TODAY IN HISTORY
Today is Sunday, Dec. 8, the 342nd day of 2019. There are 23 days left in the year.
Today’s Highlight in History:
On Dec. 8, 1980, rock star and former Beatle John Lennon was shot to death outside his New York City apartment building by an apparently deranged fan. On this date: In 1863, President Abraham Lincoln issued his Proclamation of Amnesty and Reconstruction for the South.
In 1886, the American Federation of Labor was founded in Columbus, Ohio.
In 1940, the Chicago Bears defeated the Washington Redskins, 73-0, in the NFL Championship Game, which was carried on network radio for the first time by the Mutual Broadcasting System (the announcer was Red Barber).
In 1941, the United States entered World War II as Congress declared war against Imperial Japan, a day after the attack on Pearl Harbor.
In 1972, a United Airlines Boeing 737 crashed while attempting to land at Chicago-Midway Airport, killing 43 of the 61 people on board, as well as two people on the ground; among the dead were Dorothy Hunt, wife of Watergate conspirator E. Howard Hunt, U.S. Rep. George W. Collins, D-Ill., and CBS News correspondent Michele Clark.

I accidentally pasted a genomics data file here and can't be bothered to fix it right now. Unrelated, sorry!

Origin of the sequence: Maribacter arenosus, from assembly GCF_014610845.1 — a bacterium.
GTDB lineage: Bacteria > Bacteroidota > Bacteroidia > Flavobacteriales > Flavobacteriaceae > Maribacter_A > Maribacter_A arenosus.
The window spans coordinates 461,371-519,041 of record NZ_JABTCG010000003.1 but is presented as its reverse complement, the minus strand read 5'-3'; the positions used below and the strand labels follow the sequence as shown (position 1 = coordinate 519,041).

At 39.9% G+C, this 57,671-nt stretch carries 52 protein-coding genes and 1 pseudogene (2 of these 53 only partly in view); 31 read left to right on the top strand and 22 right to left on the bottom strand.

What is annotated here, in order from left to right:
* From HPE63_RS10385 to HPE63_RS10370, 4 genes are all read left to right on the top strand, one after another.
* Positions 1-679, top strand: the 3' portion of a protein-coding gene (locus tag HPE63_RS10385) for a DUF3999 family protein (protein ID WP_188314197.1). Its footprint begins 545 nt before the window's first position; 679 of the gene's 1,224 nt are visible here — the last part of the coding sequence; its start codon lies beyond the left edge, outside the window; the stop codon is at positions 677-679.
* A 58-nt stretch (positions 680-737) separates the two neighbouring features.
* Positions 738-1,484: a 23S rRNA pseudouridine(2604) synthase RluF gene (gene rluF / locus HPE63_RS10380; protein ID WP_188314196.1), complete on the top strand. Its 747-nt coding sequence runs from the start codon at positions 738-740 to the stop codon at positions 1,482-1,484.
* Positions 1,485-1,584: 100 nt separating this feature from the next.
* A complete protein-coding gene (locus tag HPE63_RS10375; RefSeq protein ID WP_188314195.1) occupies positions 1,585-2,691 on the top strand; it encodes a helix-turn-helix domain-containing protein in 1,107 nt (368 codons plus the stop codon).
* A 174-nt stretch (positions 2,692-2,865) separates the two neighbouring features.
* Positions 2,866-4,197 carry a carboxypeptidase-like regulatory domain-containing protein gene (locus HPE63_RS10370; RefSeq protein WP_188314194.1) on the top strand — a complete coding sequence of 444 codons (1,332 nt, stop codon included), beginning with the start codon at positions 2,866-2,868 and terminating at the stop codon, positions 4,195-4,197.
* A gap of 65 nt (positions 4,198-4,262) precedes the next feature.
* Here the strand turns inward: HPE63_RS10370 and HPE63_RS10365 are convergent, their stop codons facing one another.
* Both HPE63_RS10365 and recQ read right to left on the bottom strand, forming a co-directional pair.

In 1982, a man demanding an end to nuclear weapons held the Washington Monument hostage, threatening to blow it up with explosives he claimed were inside a van. (After a 10-hour standoff, Norman D. Mayer was shot dead by police; it turned out there were no explosives.)
In 1987, President Ronald Reagan and Soviet leader Mikhail S. Gorbachev signed a treaty at the White House calling for destruction of intermediate-range nuclear missiles.
In 1991, AIDS patient Kimberly Bergalis, who had contracted the disease from her dentist, died in Fort Pierce, Fla., at age 23.
In 1998, struggling to stave off impeachment, President Bill Clinton’s defenders forcefully pleaded his case before the House Judiciary Committee. The Supreme Court ruled that police cannot search people and their cars after merely ticketing them for routine traffic violations.
In 2001, the U.S. Capitol was reopened to tourists after a two-month security shutdown.